The 2009 fifth-round pick out of Texas established himself as a top prospect in his first professional season in 2010, hitting .352/.455/.620 with 23 home runs and 112 RBI at three levels in the minors. This spring Belt hit .282/.338/.479 with three home runs and 13 RBI in 71 at-bats making the team with the help of Ross' injured right calf.
Now with Ross back, Aubrey Huff will move to first and Ross will move into right field.
Huff was scheduled to get today's game off, but Pablo Sandoval is out with a minor right triceps strain and Huff will play first with Mark DeRosa moving from first to third to make up for Sandoval's absence. Huff was just sitting the day game after a night game, a common move for veteran players.
Posted on: April 3, 2011 11:56 am
Edited on: April 3, 2011 1:24 pm
By C. Trent Rosecrans
Edgar Martinez isn't in the Hall of Fame, but he has a heck of a case.
Martinez is one of eight players -- along with Ted Williams, Babe Ruth, Stan Musical, Rogers Hornsby, Lou Gehrig, Manny Ramirez and Todd Helton -- to have 300 home runs, 500 doubles, a career .300 batting average, a career on-base percentage better than .400 and a career slugging higher than .500.
The former Mariners designated hitter finished his career with a career 147 OPS+, while hitting .312 in 18 seasons. Martinez made seven All-Star teams and won five Silver Sluggers as a designated hitter. In 2004, Major League Baseball renamed its Outstanding Designated Hitter Award for Martinez.
In short, Martinez was a phenomenal hitter.
And with 2,247 hits, Martinez had led all Mariners in career hits until Saturday night when Ichiro Suzuki broke his mark with two hits in the Mariners' 5-2 victory over the A's.
It took Martinez -- as we noted, one of the best hitters of his generation -- 18 seasons to amass 2,247. Ichiro passed it in the second game of his 11th season.
Sometimes I think it's easy to forget just how good Suzuki is. Maybe because he plays in the late games and the Mariners haven't been good lately, but Suzuki's career is one for the ages.
In each of his first 10 seasons, Suzuki has had at least 200 hits. He's already the Mariners' career leader in stolen bases (386), triples (71) and batting average (.331) and needs 425 at-bats to pass Martinez in that category.
If you add the 1,278 hits Suzuki had in his time in Japan, he has 3,526 career hits and could finish his professional career with more hits than Pete Rose's 4,256 in the big leagues. While not quite the same and not the MLB record, it'd still be an impressive feat, especially with shorter seasons in Japan.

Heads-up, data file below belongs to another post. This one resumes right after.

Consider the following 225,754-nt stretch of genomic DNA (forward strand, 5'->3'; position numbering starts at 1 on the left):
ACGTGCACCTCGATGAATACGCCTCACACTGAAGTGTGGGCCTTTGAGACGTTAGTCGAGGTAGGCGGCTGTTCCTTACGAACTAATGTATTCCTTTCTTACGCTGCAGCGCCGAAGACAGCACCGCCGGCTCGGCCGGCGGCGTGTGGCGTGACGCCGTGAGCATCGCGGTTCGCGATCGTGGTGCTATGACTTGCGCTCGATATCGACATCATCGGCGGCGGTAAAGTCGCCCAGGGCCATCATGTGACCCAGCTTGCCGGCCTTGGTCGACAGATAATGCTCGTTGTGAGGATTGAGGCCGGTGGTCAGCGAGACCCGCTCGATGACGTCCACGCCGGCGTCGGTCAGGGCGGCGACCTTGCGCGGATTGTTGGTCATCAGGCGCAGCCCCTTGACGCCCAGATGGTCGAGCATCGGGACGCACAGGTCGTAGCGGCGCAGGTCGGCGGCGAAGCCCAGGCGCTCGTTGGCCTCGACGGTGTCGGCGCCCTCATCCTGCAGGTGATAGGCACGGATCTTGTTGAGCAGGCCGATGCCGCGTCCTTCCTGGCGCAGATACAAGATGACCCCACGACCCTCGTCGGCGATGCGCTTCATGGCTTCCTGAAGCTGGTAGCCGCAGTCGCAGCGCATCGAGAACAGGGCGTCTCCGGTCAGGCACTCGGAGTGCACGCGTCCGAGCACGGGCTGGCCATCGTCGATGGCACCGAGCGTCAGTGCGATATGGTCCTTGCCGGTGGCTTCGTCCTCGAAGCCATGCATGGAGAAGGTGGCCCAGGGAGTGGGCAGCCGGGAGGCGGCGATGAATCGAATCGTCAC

Martinez passed Ken Griffey Jr. as the team's all-time hits leader on April 3, 2001, just days into Suzuki's tenure with the Mariners. The two played together for several years, and Suzuki said Saturday he was humbled by passing Martinez.
"Today I broke his record. When you look at his numbers, that's a fact," Ichiro said through interpreter Antony Suzuki (via MLB.com). "But he is a hero back in Seattle. He is my hero as well. When you look at his existence, he's a lot bigger than I am, being a great human being as well. So that's how I look at it.
"I played with Edgar for years. That's something that is important to me. That's precious. That's a treasure to me. That's what I honor as well."
Royals' FUTURE FLUSH -- After the Royals beat the Angels on Saturday, it was time for the real show -- Kansas City's Double-A and Triple-A teams faced off at Kauffman Stadium to a healthy crowd ready to see baseball's most hyped prospects in person. About half the crowd of 18,022 for the Royals-Angels game stayed to watch the likes of Mike Moustakas and Eric Hosmer. [Kansas City Star]
NO PLATOON FOR PANDA -- Giants manager Bruce Bochy has assured Pablo Sandoval that he will not be part of a platoon at third base this season. Sandoval sat against lefty Ted Lilly on Saturday, but that was a matchup thing, Bochy told him. [San Jose Mercury News]
WAITING FOR HOLLIDAY -- The Cardinals aren't going to put outfielder Matt Holliday on the disabled list right away, hoping to avoid a trip altogether. Holliday had an appendectomy on Friday and was discharged from the hospital on Saturday. The Cardinals will wait a couple of days to see whether Holliday will be able to come back in time to avoid a DL trip. [St. Louis Post-Dispatch]
DEBUT -- Zach Britton may have been the Orioles' best starter this spring, but when time came for the final cuts, he still found himself headed to Triple-A Norfolk -- until the Orioles' best rookie of 2010, Brian Matusz, was placed on the DL with a left intercostal muscle strain. Britton, who had a 1.35 ERA in spring, will start today against the Rays. [MLB.com]
MAGGLIO OUT -- Magglio Ordonez isn't playing in today's game against the Yankees because of a sore right ankle. Ordonez was lifted for a defensive replacement in the sixth inning of Saturday's loss. Tigers manager Jim Leyland said it was mostly a precautionary move. [MLB.com]
LONG NAME, LONG LAYOFF -- Nationals lefty Tom Gorzelanny will have 15 days between his final spring training start and his first regular-season start on April 9, but he is unconcerned. [Washington Post]